And as for a hundred Marines on a strike cruiser making a difference - that comes quite simply from their newly dictated rule as a supporting element for the Imperial Guard. The codex reformation broke up the Legions with the specific intent to remove the Astartes' ability to wage devastating wars on their own, and so it should not come to a surprise when GW portrays them as a "force multiplier" for the IG rather than legions conquering worlds on their own. That is, quite simply, the task of the Imperial Guard, even though some fans may prefer to cling to the image of Marines as the movers and shakers in the galaxy when, as far as GW fluff is concerned, it'd be more correct to say they are a remnant. And in a way, that is grimdark all by itself.

 

The Space Marines are a potent force, and they are best used when striking strategically important locations to make it easier for the masses of the Imperial Guard to pursue their campaign. In a way, you could say that it is Space Marines who win the battles, but the Guardsmen who win the wars, though this is obviously an oversimplification of the awe-inspiring martial efficiency that can be born from those instances when the Astartes and the Guard really do work in tandem and combine their strengths to the best effect. You don't need millions or even thousands of Space Marines to affect the outcome of an entire campaign. Just a few squads, expertly deployed, can affect a campaign in a way that can save the lives of hundreds or thousands of Guardsmen, thus preserving the regiment's fighting strength for future engagements!

 

As such, it is in a way ironic that I find that all the things GW tends to get accused of have actually often already been dealt with - it's just that people aren't aware of those sources, as this less glamorous and less epic portrayal of the Marines isn't as popular, and thus sees less repetition both in official material as well as amongst the fans, many of whom often tend to focus on Black Library novel heroics when it comes to debating the Astartes' supposed capabilities.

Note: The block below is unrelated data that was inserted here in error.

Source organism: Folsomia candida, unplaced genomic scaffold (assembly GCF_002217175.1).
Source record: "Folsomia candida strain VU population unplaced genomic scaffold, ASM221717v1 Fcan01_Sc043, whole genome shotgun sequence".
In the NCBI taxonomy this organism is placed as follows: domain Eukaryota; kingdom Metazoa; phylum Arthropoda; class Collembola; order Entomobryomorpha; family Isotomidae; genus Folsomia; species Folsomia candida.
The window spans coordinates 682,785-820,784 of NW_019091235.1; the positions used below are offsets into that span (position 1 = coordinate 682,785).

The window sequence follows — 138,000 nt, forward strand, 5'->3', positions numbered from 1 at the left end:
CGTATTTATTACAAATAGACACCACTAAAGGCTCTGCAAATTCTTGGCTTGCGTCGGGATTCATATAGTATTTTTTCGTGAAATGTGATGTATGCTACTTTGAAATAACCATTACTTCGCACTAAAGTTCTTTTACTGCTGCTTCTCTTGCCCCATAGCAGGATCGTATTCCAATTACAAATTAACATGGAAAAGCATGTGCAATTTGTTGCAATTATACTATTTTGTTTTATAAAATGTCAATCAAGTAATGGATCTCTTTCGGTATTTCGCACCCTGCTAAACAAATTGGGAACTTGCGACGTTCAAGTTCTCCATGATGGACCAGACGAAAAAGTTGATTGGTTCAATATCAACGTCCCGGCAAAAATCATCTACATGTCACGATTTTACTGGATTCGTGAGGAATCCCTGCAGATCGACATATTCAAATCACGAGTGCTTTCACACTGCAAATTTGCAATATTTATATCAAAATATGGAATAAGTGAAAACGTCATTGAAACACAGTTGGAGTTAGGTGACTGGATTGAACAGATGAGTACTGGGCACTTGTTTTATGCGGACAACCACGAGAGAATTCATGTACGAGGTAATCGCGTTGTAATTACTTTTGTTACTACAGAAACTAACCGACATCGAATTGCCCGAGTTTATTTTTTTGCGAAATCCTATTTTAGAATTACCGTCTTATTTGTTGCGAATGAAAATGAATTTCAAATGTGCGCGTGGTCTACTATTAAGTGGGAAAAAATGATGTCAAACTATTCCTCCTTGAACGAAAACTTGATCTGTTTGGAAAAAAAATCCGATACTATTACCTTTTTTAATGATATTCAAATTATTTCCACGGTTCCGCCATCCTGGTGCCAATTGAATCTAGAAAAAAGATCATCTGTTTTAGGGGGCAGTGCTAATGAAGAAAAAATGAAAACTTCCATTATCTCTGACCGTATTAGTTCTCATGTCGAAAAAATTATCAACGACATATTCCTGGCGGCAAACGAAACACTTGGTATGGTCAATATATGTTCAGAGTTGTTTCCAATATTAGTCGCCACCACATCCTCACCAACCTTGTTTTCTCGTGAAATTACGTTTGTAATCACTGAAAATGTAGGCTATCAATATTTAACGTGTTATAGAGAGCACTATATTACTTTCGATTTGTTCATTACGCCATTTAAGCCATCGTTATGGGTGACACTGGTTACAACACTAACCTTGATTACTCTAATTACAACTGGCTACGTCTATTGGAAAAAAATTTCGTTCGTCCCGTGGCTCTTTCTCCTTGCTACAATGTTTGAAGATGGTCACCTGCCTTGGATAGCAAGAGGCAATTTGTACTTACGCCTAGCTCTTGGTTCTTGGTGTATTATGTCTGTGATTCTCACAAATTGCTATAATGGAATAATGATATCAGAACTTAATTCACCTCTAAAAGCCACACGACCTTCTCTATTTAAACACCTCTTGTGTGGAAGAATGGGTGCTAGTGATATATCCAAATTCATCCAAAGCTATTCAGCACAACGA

"The Space Marines are the Imperium's elite fighting troops, a core of highly mobile shock troops trained to fight on land and in space. On the battlefield they are expected to take part in the most dangerous and important attacks, to hold their positions no matter how hopeless their situation. Space Marines are entrusted with all sorts of perilous missions, such as lightning raids behind enemy lines, infiltration attacks to capture vital positions, and tunnel fights in enemy held cities. They also undertake long voyages of planetary exploration and conquest on behalf of the Imperium, earmarking planets which are too well defended so that they can be attacked later with the support of the Imperial Guard."
-- Epic 40k Armageddon, Forces of the Imperium (& d100 Inquisitor)
 
"Often a small force of Space Marines is enough to turn back an alien invasion, so long as there are some other human forces left to support them. However, the Space Marine Chapters are not large: an entire Chapter may be able to field only a thousand warriors or thereabouts. Often, a conflict will be simply too large, the enemy too powerful, too numerous, or too well entrenched for local forces, ships, or Space Marines to defeat. In conflicts such as these, the really huge invasions, the wars that spread across whole star systems and decades of warp space, only the grinding steamroller of the Imperial Guard can hope to crush the foe." 
-- 2E Codex: Imperial Guard 
Edited by Lynata

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The biggest multiplier space marines can be is just that *space*  *marines* as in the fighting force deployed by the navy.  Not many ships can survive a boarding action of astartes inside the ship.  Ship defense forces tend not to have too much armor penetration to avoid damaging the ship so suddenly having to face an armored foe greatly disadvantages them.

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Yeah, that was mentioned in the Battlefleet Gothic fluff as well. Marine ships lack the firepower of the Navy ... but they've got the armour and speed to get close enough for a boarding action, and then you're in trouble!  :D